I guess that Governor Cuomo was wrong… Prisons ARE in fact employment programs…

Oct 11 2010

Once More With Feeling…Dear Rural America, Prisons Are Not Your Salvation

I am forced to once again comment on the fact that rural towns in America are being sold a bill of goods with respect to the proposition that prisons will be their hope for economic recovery.

Just a couple of weeks ago, I wrote a post titled “Dear Small Town America, Private Prisons Do Not Lead to Economic Recovery.” Now I find that I have to reiterate my argument.

I just read this AP article over the weekend titled “Dying Communities See Salvation in New Prisons.

For some, like Secinore, there is hope the prison could take away some of the sting, providing jobs and business opportunities. It’s expected to employ about 330 workers, with 60 percent — about 200 — coming from New Hampshire; the rest would be brought in from other federal prisons.

Others aren’t as hopeful. Back in 2002, Berlin residents voted in favor of a proposal to bring in a federal prison. Today, strict requirements for the jobs, among them that employees be hired before age 37, have diminished some of the excitement.

In the immortal words of Flavor Flav, all I can say is brothers and sisters don’t believe the hype. Folks in urban centers and small towns across the U.S. need to mobilize a social movement for economic justice. That is the answer. Not more prisons. How can we get poor people in Appalachia to understand that their liberation is inextricably linked to that of the young black man in North Lawndale and the migrant farmworker in California? The attempt to sell prisons as an engine for economic development is destructive and will not lead to SALVATION for these small towns.

The article suggests that the research is limited and unclear about the economic impact of prisons on localities. It points out however that whatever research is out there points to modest or negative results.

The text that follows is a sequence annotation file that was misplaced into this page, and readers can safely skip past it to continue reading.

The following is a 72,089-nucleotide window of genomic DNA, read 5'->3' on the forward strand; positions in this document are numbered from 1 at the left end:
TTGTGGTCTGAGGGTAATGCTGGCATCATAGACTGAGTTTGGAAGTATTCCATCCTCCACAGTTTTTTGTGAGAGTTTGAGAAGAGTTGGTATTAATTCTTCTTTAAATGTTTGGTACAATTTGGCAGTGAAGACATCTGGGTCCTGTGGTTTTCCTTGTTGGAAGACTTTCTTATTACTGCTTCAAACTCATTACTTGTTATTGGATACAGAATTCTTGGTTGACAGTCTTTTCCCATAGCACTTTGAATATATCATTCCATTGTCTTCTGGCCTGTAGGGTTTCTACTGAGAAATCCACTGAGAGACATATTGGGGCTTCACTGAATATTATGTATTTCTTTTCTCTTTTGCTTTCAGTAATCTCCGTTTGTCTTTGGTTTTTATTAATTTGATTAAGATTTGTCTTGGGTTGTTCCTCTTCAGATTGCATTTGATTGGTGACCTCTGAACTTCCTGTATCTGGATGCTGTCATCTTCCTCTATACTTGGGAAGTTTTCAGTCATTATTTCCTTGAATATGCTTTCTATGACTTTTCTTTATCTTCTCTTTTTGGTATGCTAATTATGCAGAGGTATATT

Although rural communities have successfully lobbied for — and built — prisons for years, not many studies have been done on their economic impact. Some studies indicate slight economic gains for some prison towns, according to a Congressional Research Service report in April. Others that have become prison anchors might have not grown as fast as those without prisons.

UPDATE: I received an e-mail from my friend Julia about this post. She made several important and relevant points so I want to share some of those here :

First off, I absolutely agree with the post and am grateful to see you writing about the issue of prisons in small rural towns and the connections to our urban centers. In Letcher Co., KY, where I was living before I came back to Chicago, there are plans to build another federal prison (FCI Letcher) and there’s a lot of uncertainty about what’s actually happening, what stage they’re in, etc. And there’s a lot of community support for the prison. As the coal industry leaves more and more people unemployed and young people have no option, prisons are seen as the only economically viable option. Lies about their benefits are not only promoted by the BOP and DOC, but through the schools (taking classes of middle school students to tour the prisons so they can see what a great job they could possibly have), and local talk. With such a large percentage of people with drug addictions (Oxycontin especially) in eastern KY, there’s even more people ineligible to be employed in the facilities, but that’s not the part of the equation they talk about in the info sessions. So people support it. They see it as the next way out.